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Landscape painting vs imported landscape (static meshes) performance differences ?

i couldn’t really find an answer to this

what would be better performance wise ?

use the landscape painting tools or create a few large 3d models in an external 3d software and bring it in as a handful of static meshes ?

You will get a better performance when you use the integrated landscape tool. -> good lod system :slight_smile:

that was fast

thanks!

This makes sense from a performance standpoint. Also, if you run into issues where you are in need of a very specific landscape you can still make a height map in another package and UE4 can do the rest (from what I’ve read… haven’t done it myself).

That’s true. You are abel to import heightmaps directly with the landscape tool → you can create heightmaps with world machine, photoshop, in your 3d program,… :slight_smile:

i knew about being able to import height maps from the documentation but i haven’t tried it yet, it will probably be part of my workflow though - either way thanks for trying to help :slight_smile:

The landscape demo was made with that technique -> https://www.youtube.com/watch?v=yVTAQqo2eMo (very informative video) :slight_smile:

thanks will check it out

A landscape system is obviously superior for an open world, but if your maps are small like Counter Strike or TF2, then static mesh will work absolutely fine, and you’ll have greater control over optimisation.

Terrain that you will never reach, like skybox terrain, is best done as a low poly mesh with baking from high poly. If I use a tool like pro-optimise in 3D Studio Max, I can take a 100k volcano, and bring it down to below 10k, and it will appear to look exactly the same because the light-mapping and normals will be baked into a texture using the 100k version. No one will ever get close enough to know the difference because its outside the playing area. You can also make the detail stream-able, like with a landscape system, by using tessellation.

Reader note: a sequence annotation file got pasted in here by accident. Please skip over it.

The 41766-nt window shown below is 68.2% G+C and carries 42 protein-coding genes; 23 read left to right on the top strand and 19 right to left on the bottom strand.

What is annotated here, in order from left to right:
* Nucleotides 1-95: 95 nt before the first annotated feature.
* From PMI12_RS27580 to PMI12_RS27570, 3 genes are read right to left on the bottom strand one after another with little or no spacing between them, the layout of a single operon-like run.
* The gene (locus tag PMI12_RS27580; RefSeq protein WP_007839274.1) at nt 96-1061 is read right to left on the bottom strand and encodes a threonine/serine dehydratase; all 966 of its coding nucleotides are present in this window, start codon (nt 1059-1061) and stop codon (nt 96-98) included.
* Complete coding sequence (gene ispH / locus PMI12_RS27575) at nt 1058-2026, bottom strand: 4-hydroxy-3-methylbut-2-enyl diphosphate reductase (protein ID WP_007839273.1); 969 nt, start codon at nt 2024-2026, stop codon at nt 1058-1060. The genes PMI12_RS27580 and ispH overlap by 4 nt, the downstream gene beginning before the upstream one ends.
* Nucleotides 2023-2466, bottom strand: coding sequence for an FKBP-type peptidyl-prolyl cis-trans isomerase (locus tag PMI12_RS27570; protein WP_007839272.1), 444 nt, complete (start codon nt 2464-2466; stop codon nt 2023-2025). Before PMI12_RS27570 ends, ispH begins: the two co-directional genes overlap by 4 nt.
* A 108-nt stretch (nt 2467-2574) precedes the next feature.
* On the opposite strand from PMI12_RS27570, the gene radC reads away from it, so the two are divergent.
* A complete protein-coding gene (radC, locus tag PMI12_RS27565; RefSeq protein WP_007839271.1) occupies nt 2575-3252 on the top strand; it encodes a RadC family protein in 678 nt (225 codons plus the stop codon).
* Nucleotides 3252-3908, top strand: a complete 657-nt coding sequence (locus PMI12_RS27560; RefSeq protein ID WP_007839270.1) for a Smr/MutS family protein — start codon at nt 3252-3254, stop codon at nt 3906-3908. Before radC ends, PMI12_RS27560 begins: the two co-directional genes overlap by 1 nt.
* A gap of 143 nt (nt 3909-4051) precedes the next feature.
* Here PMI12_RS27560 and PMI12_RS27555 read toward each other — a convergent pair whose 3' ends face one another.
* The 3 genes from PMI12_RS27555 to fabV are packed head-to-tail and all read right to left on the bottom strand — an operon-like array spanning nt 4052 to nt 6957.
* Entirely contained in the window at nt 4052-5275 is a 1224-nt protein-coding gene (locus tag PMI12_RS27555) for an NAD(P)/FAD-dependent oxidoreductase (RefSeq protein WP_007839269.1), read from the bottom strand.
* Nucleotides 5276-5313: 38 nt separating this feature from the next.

You can use LODs with static meshes, and even tessellation instead of LOD, so there are ways to optimise static mesh terrain when you do use it. You can use the vertex colours in your modelling software to paint where different texture blends will be. You can leave it simple and just do black and white, one channel, and divide the mesh up per material (grass/dirt, grass/sand, dirt/rock, etc). Or if you don’t want to divide up that much, you can use all 4 channels RGBA. It’s up to you :stuck_out_tongue:

i have been thinking about this, the landscape tool does seem a little bit overkill for what i had in mind and your suggested skybox terrain does seem better suited since most of the terrain would serve as an unreachable background but my map would be bigger than the average counter strike or tf2 map (i think as i did not play tf2 and cs has been a lifetime ago) and i do not know where the cutoff size wise for static meshes > landscape tool would be when it comes to performance

hope i am not remembering it wrong but in UT3 the onyx coast map was fairly large and i was thinking maybe at most about 1,5x that one but not bigger

http://www.team-azerty.com/images/photos/lan/24102014/ut3-war-onyx-coast.gif

yes LODs will be crucial to me from what i remember after reading the documentary for a quick overview of what the engine offers, definitely will have to look into it again

You could even do a mix of both. Static mesh for skybox, landscape for some parts of the playable area, LOD/tessellated static mesh for others. Whatever works best for you :slight_smile: